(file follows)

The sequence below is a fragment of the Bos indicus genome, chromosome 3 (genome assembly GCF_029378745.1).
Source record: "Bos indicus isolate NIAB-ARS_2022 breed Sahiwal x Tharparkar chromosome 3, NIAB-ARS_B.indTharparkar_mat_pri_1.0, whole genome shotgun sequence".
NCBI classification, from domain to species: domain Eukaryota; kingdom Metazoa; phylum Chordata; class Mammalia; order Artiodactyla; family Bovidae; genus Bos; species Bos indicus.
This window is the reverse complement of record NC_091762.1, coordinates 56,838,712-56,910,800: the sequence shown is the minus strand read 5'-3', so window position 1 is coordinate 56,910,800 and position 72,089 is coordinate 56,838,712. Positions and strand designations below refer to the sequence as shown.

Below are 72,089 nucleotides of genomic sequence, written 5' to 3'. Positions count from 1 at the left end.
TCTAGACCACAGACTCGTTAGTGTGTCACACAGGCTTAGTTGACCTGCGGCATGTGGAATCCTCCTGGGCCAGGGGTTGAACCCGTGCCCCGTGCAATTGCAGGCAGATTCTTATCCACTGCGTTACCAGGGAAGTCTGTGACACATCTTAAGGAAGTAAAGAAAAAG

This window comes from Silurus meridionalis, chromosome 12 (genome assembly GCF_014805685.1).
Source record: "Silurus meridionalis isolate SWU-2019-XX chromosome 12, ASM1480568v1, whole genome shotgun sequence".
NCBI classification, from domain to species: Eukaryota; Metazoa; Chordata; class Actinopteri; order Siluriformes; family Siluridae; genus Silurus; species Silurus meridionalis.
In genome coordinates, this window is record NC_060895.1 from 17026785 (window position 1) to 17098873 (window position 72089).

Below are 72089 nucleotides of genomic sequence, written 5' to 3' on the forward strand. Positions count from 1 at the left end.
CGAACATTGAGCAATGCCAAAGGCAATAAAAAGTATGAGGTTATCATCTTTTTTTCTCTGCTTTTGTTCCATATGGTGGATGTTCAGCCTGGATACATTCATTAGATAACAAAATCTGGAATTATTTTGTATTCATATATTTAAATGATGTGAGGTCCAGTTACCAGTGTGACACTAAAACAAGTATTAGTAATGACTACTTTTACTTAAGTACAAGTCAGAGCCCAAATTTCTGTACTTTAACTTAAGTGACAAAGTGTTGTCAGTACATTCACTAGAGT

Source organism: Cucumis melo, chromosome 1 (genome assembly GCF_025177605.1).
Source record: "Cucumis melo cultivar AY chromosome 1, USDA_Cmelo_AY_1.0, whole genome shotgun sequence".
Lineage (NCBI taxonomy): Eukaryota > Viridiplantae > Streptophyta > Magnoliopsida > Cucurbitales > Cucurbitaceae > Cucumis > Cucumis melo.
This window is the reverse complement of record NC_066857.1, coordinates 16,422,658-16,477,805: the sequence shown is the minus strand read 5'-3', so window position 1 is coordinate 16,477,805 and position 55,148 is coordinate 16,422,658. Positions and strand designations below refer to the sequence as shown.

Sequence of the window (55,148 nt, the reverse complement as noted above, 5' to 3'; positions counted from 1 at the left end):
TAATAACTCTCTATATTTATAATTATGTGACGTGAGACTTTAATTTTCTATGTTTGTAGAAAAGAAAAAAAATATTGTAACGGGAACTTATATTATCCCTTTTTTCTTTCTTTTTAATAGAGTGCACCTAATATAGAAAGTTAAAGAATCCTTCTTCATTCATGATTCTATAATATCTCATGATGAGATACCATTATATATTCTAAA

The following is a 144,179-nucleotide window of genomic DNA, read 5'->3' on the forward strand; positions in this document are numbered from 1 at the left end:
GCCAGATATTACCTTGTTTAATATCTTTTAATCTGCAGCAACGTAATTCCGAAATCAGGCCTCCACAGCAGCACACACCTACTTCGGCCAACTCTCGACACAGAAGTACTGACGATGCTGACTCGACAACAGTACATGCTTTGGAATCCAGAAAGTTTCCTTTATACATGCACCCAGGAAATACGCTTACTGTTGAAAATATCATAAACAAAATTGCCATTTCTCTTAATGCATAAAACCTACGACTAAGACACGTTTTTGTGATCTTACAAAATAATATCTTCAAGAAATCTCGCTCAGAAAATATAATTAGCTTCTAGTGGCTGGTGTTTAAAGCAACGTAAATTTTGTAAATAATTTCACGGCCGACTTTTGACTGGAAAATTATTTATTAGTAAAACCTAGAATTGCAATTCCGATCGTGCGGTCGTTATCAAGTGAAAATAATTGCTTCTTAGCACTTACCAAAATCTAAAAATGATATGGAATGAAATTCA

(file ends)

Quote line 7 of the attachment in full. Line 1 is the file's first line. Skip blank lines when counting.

This window comes from Silurus meridionalis, chromosome 12 (genome assembly GCF_014805685.1).